Integration and synergy in project management

CONTRARY TO POPULAR beliefs within the trade, integration has nothing to do with forcing your bosses to actually show up on the jobsite every once in a while and share a bologna sandwich with the common folks. Synergy management has nothing to do with some goofy corporate team-building exercise. Understanding and implementing both integration and synergy management, however, are critical to the future

CONTRARY TO POPULAR beliefs within the trade, integration has nothing to do with forcing your bosses to actually show up on the jobsite every once in a while and share a bologna sandwich with the common folks. Synergy management has nothing to do with some goofy corporate team-building exercise. Understanding and implementing both integration and synergy management, however, are critical to the future of not just your company's future but the future of our industry as well.

Somebody has to visualize and then implement the integration of what needs to be done, the means and methods of getting it done and the people who should be doing it. Someone has to get off his duff, make the decisions that need to be made, and then have the self-discipline to follow through and be responsible for them.

Otherwise, a project may limp along and never be 100% complete because of unresolved issues. The customer thinks that you have put him on the back burner, which will result in the loss of that client. Customers are simply too damned hard to replace in any economy.

The answer to increasing sales and achieving profitability remains the same as it was before 9/11 — invest in people and systems. Go out and hire the best people out there available right now before the labor market starts to get worse. Give them the basic project management tools such as responsibility and authority.

Oh, and did I mention a company vehicle and (gasp!) a gas card, and a laptop and software so they can market for you and build clients now? Then turn them loose — you'll have your company poised for dramatic, if not unprecedented, growth and profitability.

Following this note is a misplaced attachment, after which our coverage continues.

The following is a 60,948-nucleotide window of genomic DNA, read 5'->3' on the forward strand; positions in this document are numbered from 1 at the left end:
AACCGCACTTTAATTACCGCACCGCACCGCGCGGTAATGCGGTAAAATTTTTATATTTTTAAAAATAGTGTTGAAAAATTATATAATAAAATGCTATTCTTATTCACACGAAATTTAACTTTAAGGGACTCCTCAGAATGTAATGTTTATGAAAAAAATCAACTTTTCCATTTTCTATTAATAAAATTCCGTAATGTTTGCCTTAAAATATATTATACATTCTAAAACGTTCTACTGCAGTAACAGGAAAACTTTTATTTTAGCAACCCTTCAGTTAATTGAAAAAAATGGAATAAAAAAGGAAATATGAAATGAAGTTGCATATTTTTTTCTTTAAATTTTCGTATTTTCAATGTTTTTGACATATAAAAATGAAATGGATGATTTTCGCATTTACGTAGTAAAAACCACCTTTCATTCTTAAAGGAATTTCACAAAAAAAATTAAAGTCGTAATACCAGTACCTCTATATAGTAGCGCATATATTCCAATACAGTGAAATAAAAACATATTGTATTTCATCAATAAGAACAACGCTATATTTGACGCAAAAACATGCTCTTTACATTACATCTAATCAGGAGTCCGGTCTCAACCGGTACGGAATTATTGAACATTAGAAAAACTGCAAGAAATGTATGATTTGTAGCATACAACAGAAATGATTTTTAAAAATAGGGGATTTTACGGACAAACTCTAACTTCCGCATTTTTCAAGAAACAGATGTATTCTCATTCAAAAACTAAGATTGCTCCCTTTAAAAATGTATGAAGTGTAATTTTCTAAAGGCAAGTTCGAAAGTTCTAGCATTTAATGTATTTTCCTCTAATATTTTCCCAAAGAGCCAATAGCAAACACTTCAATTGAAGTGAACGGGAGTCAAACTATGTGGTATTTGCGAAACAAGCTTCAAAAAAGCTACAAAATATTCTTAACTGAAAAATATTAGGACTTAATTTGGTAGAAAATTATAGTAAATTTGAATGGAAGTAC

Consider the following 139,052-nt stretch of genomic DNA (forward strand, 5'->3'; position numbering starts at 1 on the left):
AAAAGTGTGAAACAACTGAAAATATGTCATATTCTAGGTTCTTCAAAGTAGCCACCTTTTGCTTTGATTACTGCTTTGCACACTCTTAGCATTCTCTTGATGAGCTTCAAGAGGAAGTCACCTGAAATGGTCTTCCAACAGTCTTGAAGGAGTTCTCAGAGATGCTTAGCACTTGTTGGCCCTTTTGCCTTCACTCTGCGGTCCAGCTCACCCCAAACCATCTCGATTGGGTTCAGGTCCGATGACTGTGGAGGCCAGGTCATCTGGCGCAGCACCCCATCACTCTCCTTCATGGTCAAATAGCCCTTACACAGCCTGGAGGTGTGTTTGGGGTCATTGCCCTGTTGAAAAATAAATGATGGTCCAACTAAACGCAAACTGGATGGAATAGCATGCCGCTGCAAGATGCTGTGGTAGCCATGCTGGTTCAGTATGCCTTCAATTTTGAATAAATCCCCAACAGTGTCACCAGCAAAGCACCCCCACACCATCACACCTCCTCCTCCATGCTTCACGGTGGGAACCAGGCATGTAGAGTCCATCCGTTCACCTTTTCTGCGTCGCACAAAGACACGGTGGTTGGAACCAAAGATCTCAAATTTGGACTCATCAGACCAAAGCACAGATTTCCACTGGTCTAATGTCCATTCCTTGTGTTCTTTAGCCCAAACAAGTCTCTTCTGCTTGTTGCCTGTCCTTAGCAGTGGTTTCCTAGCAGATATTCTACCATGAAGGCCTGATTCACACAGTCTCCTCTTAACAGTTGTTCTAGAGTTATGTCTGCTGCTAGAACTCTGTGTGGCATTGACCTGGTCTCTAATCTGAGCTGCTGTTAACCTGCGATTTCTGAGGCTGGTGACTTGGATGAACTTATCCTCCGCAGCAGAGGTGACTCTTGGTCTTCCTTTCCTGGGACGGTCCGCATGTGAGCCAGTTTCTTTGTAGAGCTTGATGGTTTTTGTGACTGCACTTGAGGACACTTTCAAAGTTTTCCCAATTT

Recognize that our industry has gone from one of selling HVAC/mechanical and plumbing/piping systems and repair/ retrofit services to one of selling solutions.

Let me repeat this: Your customers don't care that we're in the mechanical services business and want to sell them HVAC or plumbing systems. What they do care about is that you, potentially, can sell them a solution to their "problems," whatever they perceive their problems to be.

It's up to you to figure out what problems your customers have and then offer them solutions. If that's selling them a 100-ton chiller for their new building or a service call to unclog their commode, the point is you have a solution to their problem. If you solve one problem, they'll more than likely give you chances to sell other solutions to them in the future.

Within project management, every action requires forethought to integrate and implement each individual process. The coming together of these actions creates a synergy, which drives the project along to its profitable completion. Without your single-stop project management responsibility for it, it simply wouldn't happen. Being aware that every action or inaction affects the project as a whole is critical to the project's success or failure.

Every single interaction with a customer creates a project, from simply changing out an old air conditioning unit at his house to design-building him a multimillion-dollar electronics plant where he gave you the opportunity to bid because you kept your word and did a good job changing out his old condensing unit.

Each customer interaction requires acknowledgement that it is a project that creates its own (for better or worse) spin-off synergy through integration of your interactions with your customer. No matter how small or large a company is or how tiny or huge a potential sale to a customer is, always think of the future. Think of how treating each sale as a project means increasing customer satisfaction and therefore increasing sales.

Your company doesn't have this mindset? Then within five years your company will be history, being buried by its competitors who recognize that "the market" has irrevocably changed forever.

If you want your company to be around in five or 10 years, hire only the best people you can. Give them the best tools possible to help them sell. Train them in what exactly project/ process management is. Teach them why formalized project management procedures do work to increase revenues and profits.

Now's the time not to hedge your bets but to make them. It's not a win-lose proposition, it's a win-win.

H. Kent Craig is a second-generation mechanical contractor and project manager with unlimited Master's licenses in boilers, air conditioning, heating and plumbing. He can be reached by calling 919/291-0878, or via e-mail at hkcraig@ yahoo.com. His Website is www.hkentcraig.com